A side stitch when running can be a very debilitating issue to have to fight through.
Most runners at some point in their running journey will have experienced this horrible feeling. I know I did when I first started out!
It can be so frustrating how it appears from nowhere at seemingly random moments, and sometimes it will go away while other times it hangs around until the end of your run.
What causes side stitches while running?
A side stitch (less commonly known as exercise-related transient abdominal pain, or ETAP for short) is that sharp pain that is felt on the left or right-hand side of the abdomen, and it is caused by the diaphragm muscle spasming.
An increase in breathing rate can also cause your lungs to put pressure on your diaphragm.
If the diaphragm muscle is impinged from above and below it will receive less blood flow and will spasm, resulting in painful side stitches.
Side stitches are very different to leg muscle cramps while running, in that they are not caused by a lack of electrolytes in the body and consequently muscles overload spasms.
How common is a stitch when running?
It’s so common in runners, and research suggests that around 70% of runners get a stitch at some point when they start running and have experienced that stabbing pain in their side at some point during a run or race.
By the way, I’m one of those people who has had side stitch pain before, in fact, I used to get it all the time when I started running.
This actually seems to be a common theme among runners who get side stitches – it most frequently happens when people start out running
It can be a real pain in the side so to speak, but I’m here to help you understand what a side stitch while running actually is, and ultimately how to prevent side stitches from happening again in the future.
How to prevent side stitches [that awful sharp pain!]
I’m happy to say, there are a few precautions you can take to ensure you prevent a stitch during a run.
You’ll also most likely find that you stop getting stitches once you have gained more experience running.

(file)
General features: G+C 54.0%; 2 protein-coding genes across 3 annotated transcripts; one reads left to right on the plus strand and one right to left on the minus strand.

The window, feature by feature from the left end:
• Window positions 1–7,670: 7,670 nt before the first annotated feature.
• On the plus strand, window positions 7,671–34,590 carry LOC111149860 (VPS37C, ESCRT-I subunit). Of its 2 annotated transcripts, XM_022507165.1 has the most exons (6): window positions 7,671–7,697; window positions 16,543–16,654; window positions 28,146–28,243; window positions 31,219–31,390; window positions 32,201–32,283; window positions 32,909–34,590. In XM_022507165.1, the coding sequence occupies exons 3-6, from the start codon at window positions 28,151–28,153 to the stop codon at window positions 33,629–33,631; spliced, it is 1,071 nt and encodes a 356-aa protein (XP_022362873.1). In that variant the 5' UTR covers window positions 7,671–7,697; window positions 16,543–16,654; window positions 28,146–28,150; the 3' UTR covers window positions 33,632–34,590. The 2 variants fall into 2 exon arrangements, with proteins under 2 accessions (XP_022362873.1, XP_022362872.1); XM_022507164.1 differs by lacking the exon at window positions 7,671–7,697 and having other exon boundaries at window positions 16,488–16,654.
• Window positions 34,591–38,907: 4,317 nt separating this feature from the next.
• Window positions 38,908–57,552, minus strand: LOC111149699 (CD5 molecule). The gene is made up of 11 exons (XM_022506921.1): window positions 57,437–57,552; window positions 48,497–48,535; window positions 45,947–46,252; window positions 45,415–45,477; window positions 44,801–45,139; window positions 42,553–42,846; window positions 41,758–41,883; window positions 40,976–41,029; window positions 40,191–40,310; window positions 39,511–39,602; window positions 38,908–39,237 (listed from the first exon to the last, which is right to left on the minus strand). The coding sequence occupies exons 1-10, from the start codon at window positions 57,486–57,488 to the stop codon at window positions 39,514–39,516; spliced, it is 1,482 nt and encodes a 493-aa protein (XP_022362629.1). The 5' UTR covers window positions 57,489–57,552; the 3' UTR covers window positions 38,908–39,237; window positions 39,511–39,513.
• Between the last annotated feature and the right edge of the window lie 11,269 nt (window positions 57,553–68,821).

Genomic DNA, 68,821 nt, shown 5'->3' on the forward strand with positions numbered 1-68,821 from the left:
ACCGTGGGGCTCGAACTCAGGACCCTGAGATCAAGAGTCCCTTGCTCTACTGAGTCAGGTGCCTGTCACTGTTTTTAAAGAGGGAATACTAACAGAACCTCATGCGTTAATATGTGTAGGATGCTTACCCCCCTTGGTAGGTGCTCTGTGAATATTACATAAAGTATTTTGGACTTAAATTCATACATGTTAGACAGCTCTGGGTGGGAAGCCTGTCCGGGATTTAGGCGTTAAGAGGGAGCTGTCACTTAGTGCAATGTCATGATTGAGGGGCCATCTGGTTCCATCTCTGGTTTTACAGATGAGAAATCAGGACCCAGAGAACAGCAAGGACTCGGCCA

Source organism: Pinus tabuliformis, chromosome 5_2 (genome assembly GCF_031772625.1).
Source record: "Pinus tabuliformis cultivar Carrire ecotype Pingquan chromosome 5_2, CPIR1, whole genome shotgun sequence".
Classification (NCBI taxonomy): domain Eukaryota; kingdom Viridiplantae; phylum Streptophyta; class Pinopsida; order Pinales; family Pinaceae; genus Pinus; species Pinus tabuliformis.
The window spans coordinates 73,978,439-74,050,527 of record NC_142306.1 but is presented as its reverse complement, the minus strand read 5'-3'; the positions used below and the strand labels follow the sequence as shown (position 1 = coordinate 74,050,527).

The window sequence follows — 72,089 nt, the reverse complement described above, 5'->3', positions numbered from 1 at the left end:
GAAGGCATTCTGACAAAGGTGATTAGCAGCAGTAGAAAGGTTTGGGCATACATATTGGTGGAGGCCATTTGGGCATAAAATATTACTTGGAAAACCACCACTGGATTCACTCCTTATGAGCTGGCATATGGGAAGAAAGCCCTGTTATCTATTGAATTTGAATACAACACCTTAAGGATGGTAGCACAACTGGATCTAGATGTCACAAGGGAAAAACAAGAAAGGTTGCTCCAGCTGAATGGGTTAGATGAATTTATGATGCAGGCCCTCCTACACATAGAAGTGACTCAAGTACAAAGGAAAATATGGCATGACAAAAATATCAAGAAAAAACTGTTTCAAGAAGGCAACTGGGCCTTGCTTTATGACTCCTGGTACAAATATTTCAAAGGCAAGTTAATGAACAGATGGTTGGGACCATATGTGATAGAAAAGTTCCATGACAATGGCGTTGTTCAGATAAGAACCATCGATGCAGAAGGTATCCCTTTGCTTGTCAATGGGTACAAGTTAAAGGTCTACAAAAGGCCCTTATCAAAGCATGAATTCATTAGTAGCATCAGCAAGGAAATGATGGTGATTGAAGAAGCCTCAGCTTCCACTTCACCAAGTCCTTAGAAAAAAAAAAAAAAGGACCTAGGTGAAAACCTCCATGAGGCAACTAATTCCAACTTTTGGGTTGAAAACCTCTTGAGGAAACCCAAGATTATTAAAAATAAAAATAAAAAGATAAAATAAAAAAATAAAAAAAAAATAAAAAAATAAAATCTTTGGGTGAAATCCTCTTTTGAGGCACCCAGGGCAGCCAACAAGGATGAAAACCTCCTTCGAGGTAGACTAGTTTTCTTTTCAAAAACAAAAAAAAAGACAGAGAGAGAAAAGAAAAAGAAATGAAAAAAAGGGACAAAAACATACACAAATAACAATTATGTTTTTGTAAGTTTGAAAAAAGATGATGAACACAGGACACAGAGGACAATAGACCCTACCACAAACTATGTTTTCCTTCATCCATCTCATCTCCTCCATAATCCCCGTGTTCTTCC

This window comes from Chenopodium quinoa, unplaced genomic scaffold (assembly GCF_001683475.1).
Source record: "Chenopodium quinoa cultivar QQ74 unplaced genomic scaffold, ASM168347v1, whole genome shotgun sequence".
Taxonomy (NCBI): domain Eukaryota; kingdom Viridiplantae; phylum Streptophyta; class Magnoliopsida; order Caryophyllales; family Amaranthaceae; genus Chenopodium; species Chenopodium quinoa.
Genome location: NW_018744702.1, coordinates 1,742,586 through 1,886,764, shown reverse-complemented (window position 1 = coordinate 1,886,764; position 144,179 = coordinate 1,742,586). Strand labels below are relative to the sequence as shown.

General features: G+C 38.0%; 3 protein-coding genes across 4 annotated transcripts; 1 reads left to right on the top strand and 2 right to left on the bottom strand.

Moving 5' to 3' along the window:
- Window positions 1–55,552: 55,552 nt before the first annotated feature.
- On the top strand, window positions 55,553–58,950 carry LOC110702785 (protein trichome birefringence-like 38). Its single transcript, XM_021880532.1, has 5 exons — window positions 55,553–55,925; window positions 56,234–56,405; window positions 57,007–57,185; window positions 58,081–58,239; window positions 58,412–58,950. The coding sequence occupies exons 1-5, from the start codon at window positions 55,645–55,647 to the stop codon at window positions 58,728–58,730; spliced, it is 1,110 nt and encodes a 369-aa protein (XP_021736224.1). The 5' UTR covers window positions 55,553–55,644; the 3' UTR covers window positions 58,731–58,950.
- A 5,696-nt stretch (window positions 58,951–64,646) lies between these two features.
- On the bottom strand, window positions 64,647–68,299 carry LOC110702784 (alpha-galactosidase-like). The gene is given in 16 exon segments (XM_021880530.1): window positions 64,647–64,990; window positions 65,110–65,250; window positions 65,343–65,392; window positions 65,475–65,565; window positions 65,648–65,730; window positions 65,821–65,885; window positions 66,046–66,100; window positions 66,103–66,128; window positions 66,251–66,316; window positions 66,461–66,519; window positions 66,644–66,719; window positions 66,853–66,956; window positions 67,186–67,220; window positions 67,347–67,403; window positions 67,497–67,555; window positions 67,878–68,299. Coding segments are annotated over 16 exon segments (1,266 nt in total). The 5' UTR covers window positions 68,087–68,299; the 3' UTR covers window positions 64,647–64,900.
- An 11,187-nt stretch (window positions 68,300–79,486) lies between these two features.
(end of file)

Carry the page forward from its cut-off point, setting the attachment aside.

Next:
This happened to me even before researching how to prevent side stitches for myself – oh if only a website like Trail and Kale had existed for me back then! 🙂
1. Don’t drink too much water during your run
The first precaution you can try is to drink water before and after your exercise, NOT DURING!
That doesn’t mean drinking lots of water, just enough so that you feel hydrated enough to run for however long you plan to run for.
This of course will limit your run time or distance depending on your experience level, and the environment you are running in.
Be sensible and of course, if it’s a hot day take water with you just in case you need to drink it due to feeling the symptoms of dehydration.
The last thing we want is for you to suffer from that, which would be a far worse problem to have during a run!
This is merely a way to troubleshoot your issue, and not a recommendation to run without water. I say ‘troubleshoot’ because different people will find that different techniques work better than others.
You should eventually be able to naturally stop getting side stitches, as you gain more experience, and your body gets stronger due to having more miles in your system.
2. Do dynamic stretching to warm up and start your run slow to improve blood flow
Dynamic stretching before a run can help with increasing blood flow gradually before your body really gets into it during a run. That’s especially true if you plan to do some intensive training such as interval training or a tempo run where you expect to run faster than normal.